The Bear & Bull Case

Discussion in 'Trading' started by ByLoSellHi, May 24, 2007.

  1. I have been accused of being a "permabear" more times than I care to count.

    It's not that it bothers me; it's just that the title simply doesn't fit.

    Right now, I am heavily in cash, but I do have a nearly equal wait investment in equities, on a dollar basis, on both the long and short side (50%/50%, approximately).

    I have grown increasingly bearish this year (since late December), however, and I do tend to post more bearish than bullish articles I come across, maybe because I am predisposed to the bear logic.

    But enough about my opinion and the rest of this - here is a very good, short article, containing some nice data points that both bears and bulls can cherry pick to support their argument as to whether it is likelier more correct to be bearish or bullish right now. I like this article because it presents is rich in data, and short on allegory:

    Market Outlook: The Bull and Bear Cases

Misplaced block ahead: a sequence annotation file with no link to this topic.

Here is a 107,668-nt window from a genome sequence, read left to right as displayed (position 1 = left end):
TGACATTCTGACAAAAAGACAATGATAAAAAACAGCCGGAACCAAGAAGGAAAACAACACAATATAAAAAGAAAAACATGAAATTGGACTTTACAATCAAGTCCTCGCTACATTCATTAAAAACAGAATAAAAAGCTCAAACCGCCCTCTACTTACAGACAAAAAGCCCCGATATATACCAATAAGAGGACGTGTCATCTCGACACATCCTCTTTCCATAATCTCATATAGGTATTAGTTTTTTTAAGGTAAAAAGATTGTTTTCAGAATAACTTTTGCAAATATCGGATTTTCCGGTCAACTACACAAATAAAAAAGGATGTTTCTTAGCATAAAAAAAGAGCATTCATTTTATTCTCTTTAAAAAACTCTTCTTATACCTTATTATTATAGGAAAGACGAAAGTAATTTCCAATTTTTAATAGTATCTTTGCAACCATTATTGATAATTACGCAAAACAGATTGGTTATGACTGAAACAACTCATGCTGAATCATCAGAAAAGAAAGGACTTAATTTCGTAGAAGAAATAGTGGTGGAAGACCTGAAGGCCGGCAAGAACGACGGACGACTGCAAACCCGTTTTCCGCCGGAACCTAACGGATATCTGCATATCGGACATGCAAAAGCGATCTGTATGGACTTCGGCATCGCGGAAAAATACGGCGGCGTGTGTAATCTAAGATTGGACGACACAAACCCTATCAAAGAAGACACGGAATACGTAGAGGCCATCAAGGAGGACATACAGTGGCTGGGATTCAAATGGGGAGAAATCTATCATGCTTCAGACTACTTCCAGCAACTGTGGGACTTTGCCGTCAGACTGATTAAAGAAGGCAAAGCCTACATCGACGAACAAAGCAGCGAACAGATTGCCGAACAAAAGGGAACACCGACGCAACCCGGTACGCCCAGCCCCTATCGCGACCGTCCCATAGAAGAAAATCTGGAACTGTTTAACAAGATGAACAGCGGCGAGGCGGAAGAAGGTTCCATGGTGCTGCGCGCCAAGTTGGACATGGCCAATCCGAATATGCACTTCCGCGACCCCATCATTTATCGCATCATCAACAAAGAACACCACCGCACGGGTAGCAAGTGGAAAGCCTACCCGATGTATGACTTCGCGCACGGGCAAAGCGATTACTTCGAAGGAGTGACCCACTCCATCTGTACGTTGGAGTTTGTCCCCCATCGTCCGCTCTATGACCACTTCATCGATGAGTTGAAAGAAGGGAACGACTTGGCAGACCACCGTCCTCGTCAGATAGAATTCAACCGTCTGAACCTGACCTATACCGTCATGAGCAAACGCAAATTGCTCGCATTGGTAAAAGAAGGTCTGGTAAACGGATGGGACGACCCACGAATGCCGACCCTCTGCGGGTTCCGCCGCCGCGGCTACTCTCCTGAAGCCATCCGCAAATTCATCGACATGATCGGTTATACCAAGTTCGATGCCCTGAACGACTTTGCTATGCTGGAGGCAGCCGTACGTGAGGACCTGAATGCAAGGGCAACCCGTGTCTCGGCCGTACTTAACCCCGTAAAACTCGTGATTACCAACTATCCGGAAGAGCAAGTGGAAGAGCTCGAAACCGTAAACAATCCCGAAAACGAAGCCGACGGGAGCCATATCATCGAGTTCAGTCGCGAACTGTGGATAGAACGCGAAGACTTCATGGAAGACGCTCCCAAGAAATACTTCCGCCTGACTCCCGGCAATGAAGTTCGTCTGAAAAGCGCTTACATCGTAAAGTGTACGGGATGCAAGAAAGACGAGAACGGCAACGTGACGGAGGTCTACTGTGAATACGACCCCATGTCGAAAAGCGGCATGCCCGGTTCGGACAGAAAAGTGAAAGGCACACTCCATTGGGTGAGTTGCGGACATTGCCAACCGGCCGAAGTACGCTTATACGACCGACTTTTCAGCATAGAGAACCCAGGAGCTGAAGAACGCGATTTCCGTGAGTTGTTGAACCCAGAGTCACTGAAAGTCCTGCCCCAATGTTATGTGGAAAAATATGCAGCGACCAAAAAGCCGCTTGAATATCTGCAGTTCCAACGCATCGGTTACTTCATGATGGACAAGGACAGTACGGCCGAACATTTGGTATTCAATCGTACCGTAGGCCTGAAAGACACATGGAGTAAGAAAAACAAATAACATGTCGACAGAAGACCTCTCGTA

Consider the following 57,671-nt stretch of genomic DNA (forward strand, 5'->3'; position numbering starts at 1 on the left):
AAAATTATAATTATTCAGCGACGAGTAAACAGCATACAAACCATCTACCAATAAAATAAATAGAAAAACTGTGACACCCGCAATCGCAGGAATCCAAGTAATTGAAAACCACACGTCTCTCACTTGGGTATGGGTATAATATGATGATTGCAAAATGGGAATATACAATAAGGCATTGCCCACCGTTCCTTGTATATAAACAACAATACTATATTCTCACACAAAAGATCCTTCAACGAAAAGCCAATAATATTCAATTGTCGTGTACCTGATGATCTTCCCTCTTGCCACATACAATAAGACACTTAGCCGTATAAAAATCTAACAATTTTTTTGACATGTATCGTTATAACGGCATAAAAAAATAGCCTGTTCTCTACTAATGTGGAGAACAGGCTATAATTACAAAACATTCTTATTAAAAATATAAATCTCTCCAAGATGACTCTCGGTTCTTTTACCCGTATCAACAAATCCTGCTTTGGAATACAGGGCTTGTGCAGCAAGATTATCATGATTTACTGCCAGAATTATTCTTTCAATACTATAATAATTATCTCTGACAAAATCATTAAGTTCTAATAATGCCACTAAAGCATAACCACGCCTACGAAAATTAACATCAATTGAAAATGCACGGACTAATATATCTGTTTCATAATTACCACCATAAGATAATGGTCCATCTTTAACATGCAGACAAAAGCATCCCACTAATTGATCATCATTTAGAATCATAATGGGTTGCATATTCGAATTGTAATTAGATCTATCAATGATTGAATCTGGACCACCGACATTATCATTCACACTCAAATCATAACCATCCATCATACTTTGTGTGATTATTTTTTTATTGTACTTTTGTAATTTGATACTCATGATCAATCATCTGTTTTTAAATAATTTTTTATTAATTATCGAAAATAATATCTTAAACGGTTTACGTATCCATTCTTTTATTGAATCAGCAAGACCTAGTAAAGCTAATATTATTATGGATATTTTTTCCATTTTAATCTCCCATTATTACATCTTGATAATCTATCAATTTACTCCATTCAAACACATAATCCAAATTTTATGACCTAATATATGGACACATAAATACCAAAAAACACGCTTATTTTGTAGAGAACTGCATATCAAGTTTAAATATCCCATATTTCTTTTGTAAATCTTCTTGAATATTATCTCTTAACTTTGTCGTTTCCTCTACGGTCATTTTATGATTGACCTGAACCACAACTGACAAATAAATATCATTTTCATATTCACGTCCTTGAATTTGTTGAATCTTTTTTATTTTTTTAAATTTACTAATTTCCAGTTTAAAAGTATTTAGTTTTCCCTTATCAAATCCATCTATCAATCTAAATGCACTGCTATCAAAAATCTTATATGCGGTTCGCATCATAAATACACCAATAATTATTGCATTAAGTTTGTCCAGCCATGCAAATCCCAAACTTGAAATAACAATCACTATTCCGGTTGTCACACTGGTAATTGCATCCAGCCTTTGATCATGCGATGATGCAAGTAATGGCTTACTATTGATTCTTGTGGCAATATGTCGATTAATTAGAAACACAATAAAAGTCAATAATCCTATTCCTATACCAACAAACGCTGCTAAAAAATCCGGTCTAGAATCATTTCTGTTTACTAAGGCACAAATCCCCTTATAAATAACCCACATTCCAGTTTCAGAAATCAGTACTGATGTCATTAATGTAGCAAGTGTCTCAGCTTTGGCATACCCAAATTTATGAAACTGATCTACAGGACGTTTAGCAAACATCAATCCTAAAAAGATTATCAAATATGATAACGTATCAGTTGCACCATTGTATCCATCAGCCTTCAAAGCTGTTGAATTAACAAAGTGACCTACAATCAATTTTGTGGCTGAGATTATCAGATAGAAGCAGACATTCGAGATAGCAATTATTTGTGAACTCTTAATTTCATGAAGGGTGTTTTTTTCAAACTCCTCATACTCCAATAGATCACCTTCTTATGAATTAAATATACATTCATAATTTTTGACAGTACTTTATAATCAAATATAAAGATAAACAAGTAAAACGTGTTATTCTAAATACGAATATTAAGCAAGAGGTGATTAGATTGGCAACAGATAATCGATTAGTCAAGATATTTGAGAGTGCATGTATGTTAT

Posted on May 24th, 2007

    Faisal Laljee submits:
    So what are you? A bear? Or a Bull? Of course, if you are a smart investor like Warren Buffet, George Sorros or Carl Icahn, you don't pick a side. You just buy good stocks and hold them for the long term.

    Bull Case

    * Wall Street Journal had an interesting front page article on Tuesday titled "Why Market Optimists Say This Bull Has Legs". The primary reason given is the strength of the global economy today over the past when bull markets were shorter. Indeed it is true that investors have access to global markets today, whether it be in the form of private investments, ETFs, ADRs or hedge funds. Such easy access was not around 10 years ago. In fact, most investors back then thought China was something stored in buffet tables. India was tough to even locate on a map for most people. Now, these markets present the fastest growing economies in the world.